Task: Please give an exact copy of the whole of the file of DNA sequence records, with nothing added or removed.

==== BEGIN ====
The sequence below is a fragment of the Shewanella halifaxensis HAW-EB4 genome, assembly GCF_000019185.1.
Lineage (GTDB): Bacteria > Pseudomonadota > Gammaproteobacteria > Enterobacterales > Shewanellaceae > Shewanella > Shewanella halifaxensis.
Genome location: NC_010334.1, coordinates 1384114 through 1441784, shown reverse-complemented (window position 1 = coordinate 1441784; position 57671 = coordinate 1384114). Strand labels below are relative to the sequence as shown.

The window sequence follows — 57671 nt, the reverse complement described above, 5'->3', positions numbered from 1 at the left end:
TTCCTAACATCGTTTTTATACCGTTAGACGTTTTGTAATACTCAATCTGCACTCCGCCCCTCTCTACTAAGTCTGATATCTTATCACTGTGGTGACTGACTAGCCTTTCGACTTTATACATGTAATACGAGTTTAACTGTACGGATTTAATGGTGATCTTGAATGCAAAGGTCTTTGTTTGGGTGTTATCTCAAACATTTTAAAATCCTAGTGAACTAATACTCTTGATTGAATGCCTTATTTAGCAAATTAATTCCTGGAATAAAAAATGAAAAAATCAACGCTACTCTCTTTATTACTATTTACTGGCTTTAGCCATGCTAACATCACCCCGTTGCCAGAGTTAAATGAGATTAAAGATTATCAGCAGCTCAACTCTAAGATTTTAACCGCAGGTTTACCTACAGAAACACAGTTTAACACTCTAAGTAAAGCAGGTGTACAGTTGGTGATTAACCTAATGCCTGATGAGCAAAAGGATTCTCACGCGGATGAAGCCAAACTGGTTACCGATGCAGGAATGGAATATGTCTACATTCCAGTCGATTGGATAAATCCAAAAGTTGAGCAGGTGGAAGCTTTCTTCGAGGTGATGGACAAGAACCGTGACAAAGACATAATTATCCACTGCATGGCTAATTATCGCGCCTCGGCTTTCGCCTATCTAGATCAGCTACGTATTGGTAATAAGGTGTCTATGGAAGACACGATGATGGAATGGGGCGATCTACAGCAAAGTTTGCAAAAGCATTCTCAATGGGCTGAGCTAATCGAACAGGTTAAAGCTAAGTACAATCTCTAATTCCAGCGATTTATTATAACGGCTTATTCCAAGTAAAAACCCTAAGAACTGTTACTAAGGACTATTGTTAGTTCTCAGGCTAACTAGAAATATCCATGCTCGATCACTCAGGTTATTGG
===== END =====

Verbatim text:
The sequence below is a fragment of the Shewanella halifaxensis HAW-EB4 genome, assembly GCF_000019185.1.
Lineage (GTDB): Bacteria > Pseudomonadota > Gammaproteobacteria > Enterobacterales > Shewanellaceae > Shewanella > Shewanella halifaxensis.
Genome location: NC_010334.1, coordinates 1384114 through 1441784, shown reverse-complemented (window position 1 = coordinate 1441784; position 57671 = coordinate 1384114). Strand labels below are relative to the sequence as shown.

The window sequence follows — 57671 nt, the reverse complement described above, 5'->3', positions numbered from 1 at the left end:
TTCCTAACATCGTTTTTATACCGTTAGACGTTTTGTAATACTCAATCTGCACTCCGCCCCTCTCTACTAAGTCTGATATCTTATCACTGTGGTGACTGACTAGCCTTTCGACTTTATACATGTAATACGAGTTTAACTGTACGGATTTAATGGTGATCTTGAATGCAAAGGTCTTTGTTTGGGTGTTATCTCAAACATTTTAAAATCCTAGTGAACTAATACTCTTGATTGAATGCCTTATTTAGCAAATTAATTCCTGGAATAAAAAATGAAAAAATCAACGCTACTCTCTTTATTACTATTTACTGGCTTTAGCCATGCTAACATCACCCCGTTGCCAGAGTTAAATGAGATTAAAGATTATCAGCAGCTCAACTCTAAGATTTTAACCGCAGGTTTACCTACAGAAACACAGTTTAACACTCTAAGTAAAGCAGGTGTACAGTTGGTGATTAACCTAATGCCTGATGAGCAAAAGGATTCTCACGCGGATGAAGCCAAACTGGTTACCGATGCAGGAATGGAATATGTCTACATTCCAGTCGATTGGATAAATCCAAAAGTTGAGCAGGTGGAAGCTTTCTTCGAGGTGATGGACAAGAACCGTGACAAAGACATAATTATCCACTGCATGGCTAATTATCGCGCCTCGGCTTTCGCCTATCTAGATCAGCTACGTATTGGTAATAAGGTGTCTATGGAAGACACGATGATGGAATGGGGCGATCTACAGCAAAGTTTGCAAAAGCATTCTCAATGGGCTGAGCTAATCGAACAGGTTAAAGCTAAGTACAATCTCTAATTCCAGCGATTTATTATAACGGCTTATTCCAAGTAAAAACCCTAAGAACTGTTACTAAGGACTATTGTTAGTTCTCAGGCTAACTAGAAATATCCATGCTCGATCACTCAGGTTATTGG